As for whether you should wait to see what the school proposes, I would say no. If your DS was supposed to get an IEP, and you've heard nothing for a month, I would suggest calling them immediately to set up a meeting. That is, if you have any reasons to think that the school might be able to offer your DS some appropriate accommodations.

    From what you've told us, your DS is working several levels beyond grade level, and staying at grade level for anything academic makes no sense. Even with a grade skip, he would still be working beyond the other kids. If you think it would work for your DS personality-wise, do you think there are options at the school for subject acceleration to the appropriate levels?

    If FT homeschooling is an option, I would lean toward that if I were in your situation (meaning a school that is not giving appropriate differentiation, no gifted schools nearby, and the different levels he's ahead in different subjects). I think it would only benefit your DS's psychological health at this point. Can your DS still participate in sports if you are homeschooling FT? Homeschooling is a way to ensure that your DS is getting appropriate work at his levels.

    Sorry I'm rambling. Good luck.

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    #97855 - 03/26/11 07:17 AM Re: introduction/advice [Re: kaboom3000]
    onthegomom Offline
    Member

    Registered: 07/28/09
    Posts: 1743
    Unfortunitly, schools,teacher,principal and even some gifted teachers are just not trained to understand what a child like this needs. Our principal told me it's ok if school is easy for my DS. They promised me for 3 years, each year would be better and didn't.

    I would suggest looking into homeschooling groups for social needs. Best of luck to you.


    Edited by onthegomom (03/26/11 07:18 AM)

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    #97868 - 03/26/11 11:54 AM Re: introduction/advice [Re: kaboom3000]
    HowlerKarma Offline
    Member

    Registered: 02/05/11
    Posts: 5181
    I agree with what others have said.

    I can't serve as an example for you, I fear-- only as a warning.

    My 11yo began her school career much the same way-- the school's idea of "enrichment" and "acceleration" was pretty radical...

    but nowhere near what DD actually NEEDS. We, too, have been promised that "it will get better {next year/in middle school/in high school}" and it DOES NOT.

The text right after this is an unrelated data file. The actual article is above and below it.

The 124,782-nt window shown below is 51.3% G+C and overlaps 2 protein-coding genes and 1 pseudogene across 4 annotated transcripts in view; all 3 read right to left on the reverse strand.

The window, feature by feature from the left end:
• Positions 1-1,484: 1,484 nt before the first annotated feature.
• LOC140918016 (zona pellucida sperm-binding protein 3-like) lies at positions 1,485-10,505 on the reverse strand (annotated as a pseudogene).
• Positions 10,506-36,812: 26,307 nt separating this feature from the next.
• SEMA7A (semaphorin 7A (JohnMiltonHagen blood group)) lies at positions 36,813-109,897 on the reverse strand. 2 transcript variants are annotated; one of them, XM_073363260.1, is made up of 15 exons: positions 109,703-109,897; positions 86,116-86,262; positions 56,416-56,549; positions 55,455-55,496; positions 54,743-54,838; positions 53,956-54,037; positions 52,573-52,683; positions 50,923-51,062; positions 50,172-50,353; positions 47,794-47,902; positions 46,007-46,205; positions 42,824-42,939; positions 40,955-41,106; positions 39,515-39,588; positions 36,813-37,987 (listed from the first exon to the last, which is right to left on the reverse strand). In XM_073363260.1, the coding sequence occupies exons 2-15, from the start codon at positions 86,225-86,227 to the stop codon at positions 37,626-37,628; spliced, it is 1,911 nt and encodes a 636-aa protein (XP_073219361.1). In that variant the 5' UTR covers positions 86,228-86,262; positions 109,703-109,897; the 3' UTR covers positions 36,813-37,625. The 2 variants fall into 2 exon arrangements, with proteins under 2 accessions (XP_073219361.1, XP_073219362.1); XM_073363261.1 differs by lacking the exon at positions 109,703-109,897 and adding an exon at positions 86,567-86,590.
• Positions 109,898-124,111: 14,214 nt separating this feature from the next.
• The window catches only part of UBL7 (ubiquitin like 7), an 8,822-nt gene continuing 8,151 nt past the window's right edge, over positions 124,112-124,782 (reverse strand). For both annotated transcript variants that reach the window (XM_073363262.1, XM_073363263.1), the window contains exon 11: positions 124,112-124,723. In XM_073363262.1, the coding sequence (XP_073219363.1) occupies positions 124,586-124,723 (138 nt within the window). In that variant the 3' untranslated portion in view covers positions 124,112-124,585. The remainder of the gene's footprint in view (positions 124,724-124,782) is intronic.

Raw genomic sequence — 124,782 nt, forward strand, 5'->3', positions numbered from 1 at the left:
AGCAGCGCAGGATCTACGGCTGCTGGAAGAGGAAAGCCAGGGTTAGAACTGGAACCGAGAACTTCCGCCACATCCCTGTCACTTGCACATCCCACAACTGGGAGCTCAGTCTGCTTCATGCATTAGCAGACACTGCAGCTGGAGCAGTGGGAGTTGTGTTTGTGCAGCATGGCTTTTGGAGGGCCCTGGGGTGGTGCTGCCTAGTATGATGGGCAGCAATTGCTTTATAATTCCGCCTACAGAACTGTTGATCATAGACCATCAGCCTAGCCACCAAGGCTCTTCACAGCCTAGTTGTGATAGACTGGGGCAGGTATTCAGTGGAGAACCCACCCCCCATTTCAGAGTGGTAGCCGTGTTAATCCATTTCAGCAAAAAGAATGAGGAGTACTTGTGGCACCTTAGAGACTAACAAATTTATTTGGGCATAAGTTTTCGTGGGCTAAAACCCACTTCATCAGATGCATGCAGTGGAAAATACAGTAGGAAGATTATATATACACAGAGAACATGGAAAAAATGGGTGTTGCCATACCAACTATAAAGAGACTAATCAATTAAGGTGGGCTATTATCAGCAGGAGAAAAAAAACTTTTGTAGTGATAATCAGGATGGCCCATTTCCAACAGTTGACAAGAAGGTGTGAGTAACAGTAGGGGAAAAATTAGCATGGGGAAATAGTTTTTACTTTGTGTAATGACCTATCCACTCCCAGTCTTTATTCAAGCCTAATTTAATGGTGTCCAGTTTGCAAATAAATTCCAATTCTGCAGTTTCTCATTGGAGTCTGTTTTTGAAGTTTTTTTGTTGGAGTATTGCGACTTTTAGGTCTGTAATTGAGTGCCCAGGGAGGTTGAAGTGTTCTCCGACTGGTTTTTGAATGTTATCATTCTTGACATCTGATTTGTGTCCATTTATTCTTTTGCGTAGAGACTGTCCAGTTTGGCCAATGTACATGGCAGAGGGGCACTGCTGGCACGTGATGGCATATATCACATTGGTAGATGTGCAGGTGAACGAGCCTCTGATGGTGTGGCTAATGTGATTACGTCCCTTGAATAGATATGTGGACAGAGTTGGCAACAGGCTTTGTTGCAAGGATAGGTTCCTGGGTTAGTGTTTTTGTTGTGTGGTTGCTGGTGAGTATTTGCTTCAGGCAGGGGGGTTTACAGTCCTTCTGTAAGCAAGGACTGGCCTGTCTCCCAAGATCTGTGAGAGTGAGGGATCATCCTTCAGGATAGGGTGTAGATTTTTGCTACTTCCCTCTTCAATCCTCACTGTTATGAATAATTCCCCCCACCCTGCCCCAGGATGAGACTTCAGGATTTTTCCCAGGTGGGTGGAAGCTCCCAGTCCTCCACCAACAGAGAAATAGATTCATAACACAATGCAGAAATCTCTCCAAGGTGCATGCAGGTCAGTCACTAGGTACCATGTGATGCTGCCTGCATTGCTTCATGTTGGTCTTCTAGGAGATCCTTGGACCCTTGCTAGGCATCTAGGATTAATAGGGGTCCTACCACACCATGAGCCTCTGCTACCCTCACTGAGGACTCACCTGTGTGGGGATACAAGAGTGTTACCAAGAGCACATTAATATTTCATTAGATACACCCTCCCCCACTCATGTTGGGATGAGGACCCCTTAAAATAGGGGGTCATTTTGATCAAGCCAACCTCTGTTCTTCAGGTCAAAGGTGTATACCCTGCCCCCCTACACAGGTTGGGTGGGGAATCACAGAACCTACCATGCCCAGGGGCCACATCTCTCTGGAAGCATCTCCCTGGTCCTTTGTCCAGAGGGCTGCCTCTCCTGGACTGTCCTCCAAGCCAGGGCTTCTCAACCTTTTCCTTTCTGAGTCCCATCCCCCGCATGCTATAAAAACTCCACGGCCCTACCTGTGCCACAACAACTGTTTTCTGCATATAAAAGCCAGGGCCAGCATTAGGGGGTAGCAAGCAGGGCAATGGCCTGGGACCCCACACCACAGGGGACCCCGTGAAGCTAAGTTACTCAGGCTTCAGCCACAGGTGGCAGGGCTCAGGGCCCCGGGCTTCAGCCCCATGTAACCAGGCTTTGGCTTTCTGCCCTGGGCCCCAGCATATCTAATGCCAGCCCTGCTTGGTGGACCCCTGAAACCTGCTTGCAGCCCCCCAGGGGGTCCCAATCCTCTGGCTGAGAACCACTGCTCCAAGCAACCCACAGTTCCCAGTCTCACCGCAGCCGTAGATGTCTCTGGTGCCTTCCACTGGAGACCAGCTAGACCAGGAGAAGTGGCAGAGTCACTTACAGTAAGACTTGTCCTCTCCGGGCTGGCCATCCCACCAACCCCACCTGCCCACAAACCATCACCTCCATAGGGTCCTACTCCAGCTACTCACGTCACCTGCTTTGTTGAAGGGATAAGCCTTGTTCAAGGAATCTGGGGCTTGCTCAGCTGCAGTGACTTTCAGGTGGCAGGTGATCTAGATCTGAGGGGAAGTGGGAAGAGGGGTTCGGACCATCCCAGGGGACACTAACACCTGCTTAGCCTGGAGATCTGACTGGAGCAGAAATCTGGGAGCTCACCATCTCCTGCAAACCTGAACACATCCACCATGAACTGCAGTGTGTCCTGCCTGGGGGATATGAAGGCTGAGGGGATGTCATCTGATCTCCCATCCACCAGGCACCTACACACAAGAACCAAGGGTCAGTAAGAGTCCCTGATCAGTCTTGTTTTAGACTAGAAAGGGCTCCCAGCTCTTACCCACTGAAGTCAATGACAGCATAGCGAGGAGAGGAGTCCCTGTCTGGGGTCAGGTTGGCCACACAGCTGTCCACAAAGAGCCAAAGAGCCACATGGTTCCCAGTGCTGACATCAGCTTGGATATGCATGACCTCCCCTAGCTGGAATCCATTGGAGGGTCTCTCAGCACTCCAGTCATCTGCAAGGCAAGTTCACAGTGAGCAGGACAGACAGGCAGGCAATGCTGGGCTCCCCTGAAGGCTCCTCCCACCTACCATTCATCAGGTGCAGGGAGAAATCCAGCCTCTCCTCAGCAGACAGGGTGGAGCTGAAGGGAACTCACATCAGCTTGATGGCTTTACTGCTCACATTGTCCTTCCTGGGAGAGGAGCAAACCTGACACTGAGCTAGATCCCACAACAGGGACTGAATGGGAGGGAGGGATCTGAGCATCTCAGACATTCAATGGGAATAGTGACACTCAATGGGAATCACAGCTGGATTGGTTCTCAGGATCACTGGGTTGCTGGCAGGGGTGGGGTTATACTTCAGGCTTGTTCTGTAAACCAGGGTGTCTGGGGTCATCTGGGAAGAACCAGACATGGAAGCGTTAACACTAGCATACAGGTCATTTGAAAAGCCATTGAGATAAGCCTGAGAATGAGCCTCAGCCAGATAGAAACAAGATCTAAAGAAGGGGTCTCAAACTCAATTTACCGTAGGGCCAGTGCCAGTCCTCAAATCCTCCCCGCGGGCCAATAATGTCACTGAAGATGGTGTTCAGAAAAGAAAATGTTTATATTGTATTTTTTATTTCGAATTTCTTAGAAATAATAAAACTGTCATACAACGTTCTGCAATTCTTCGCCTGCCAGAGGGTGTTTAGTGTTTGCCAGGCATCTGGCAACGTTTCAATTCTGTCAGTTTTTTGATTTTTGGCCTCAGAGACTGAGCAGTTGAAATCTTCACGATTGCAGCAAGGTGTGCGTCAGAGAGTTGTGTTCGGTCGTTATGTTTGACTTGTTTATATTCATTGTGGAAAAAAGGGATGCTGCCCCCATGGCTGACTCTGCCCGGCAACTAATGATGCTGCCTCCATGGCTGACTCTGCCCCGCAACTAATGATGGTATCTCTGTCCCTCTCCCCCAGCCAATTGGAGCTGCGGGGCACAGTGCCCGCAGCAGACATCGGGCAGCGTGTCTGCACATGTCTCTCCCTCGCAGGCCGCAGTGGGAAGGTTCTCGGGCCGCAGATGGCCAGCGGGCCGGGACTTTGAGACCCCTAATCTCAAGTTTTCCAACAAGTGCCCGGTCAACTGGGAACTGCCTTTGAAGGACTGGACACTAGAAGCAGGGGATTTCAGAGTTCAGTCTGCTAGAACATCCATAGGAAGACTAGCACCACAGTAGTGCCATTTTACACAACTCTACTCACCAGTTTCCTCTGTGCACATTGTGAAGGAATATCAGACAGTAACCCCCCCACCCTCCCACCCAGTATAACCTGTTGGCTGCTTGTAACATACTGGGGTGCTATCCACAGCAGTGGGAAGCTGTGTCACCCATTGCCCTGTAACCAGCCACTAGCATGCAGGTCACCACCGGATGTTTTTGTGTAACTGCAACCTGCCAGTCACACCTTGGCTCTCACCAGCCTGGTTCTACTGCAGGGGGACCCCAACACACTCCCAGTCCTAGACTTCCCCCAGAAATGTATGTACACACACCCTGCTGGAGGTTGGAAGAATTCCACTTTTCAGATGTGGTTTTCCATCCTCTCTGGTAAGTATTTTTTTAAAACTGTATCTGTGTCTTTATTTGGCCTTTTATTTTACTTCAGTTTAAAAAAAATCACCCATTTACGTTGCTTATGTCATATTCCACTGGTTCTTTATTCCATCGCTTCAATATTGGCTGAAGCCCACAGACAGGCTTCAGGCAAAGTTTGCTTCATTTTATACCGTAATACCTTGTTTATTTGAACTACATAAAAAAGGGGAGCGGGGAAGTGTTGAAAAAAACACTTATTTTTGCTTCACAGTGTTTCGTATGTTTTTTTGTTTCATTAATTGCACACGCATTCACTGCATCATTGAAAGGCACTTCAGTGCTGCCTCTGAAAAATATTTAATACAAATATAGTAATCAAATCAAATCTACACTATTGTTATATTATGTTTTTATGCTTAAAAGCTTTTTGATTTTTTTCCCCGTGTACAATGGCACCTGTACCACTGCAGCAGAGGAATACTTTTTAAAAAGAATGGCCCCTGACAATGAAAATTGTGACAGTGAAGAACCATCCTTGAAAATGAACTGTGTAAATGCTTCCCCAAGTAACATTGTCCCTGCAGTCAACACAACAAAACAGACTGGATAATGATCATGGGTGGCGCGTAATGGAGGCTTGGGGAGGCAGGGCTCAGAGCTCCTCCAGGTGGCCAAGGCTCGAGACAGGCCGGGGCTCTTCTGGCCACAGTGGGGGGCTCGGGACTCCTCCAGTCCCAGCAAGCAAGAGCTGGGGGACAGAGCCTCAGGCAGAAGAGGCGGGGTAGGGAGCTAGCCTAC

Every year, my daughter falls apart when she realizes that it is the same old story again, just with more output expectations to accompany the material she already knows. In other words, it was bad enough to write a paragraph about {topic she has known for years} at a level that she is well past... but as time goes on, those paragraphs become term papers. But the feeling is the same; that is, they don't learn anything from the exercise, no matter how TIME-CONSUMING it is.

    Does this sound like torture? I think so.

    It sounds as though you may have trouble getting even moderate accommodations if a few extra worksheets are all they had in mind as 'accommodation' for your gifted boy.

    I'd homeschool in your situation. Since you've been told that your son should have an IEP, insist upon a meeting-- but be mentally prepared for them to be incapable of understanding just how different his needs are... or worse, understanding but not being ABLE to meet them.

    I know that you may not like this, but the one thing that struck me about your post is that you don't feel that your son is being manipulative. Hmm. From experience, perhaps not consciously so... but savvy gifted kids are often HIGHLY manipulative. It's a coping skill; it doesn't indicate a character flaw or potential sociopathic behavior, though. Just something to be aware of. Generally when it comes up is when they are struggling with something that is intolerable in their environment and they lack the maturity/authority to do anythign else about it.

    Your son's statements about suicide seem likely to fall into that category. That's one of my daughter's favorite methods, too-- because it is such a show-stopper that we literally have a tendency to drop everything to fix whatever is driving it. The Manipulative Child is a good read for parents of kids with this tendency; it gives good tools for ways to avoid reinforcing the behaviors, and turning them into more healthy means of communication generally.

    Yes to SENG and a psychologist. Yes to an IEP meeting-- but do some homework about your options first. Know what you would LIKE to see (and what your son would like or needs).



    _________________________
    Schrödinger's cat walks into a bar. And doesn't.

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    #97871 - 03/26/11 12:14 PM Re: introduction/advice [Re: kaboom3000]
    bk1 Offline
    Member

    Registered: 08/02/07
    Posts: 139
    I would ask the school what it plans.

    It sounds like homeschool might be a good option for you now. It is sooo important for kids to get the opportunity to learn, and learn to struggle with a new and challenging topic. Your son is most likely not going to get that at school.

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    #97893 - 03/26/11 04:14 PM Re: introduction/advice [Re: kaboom3000]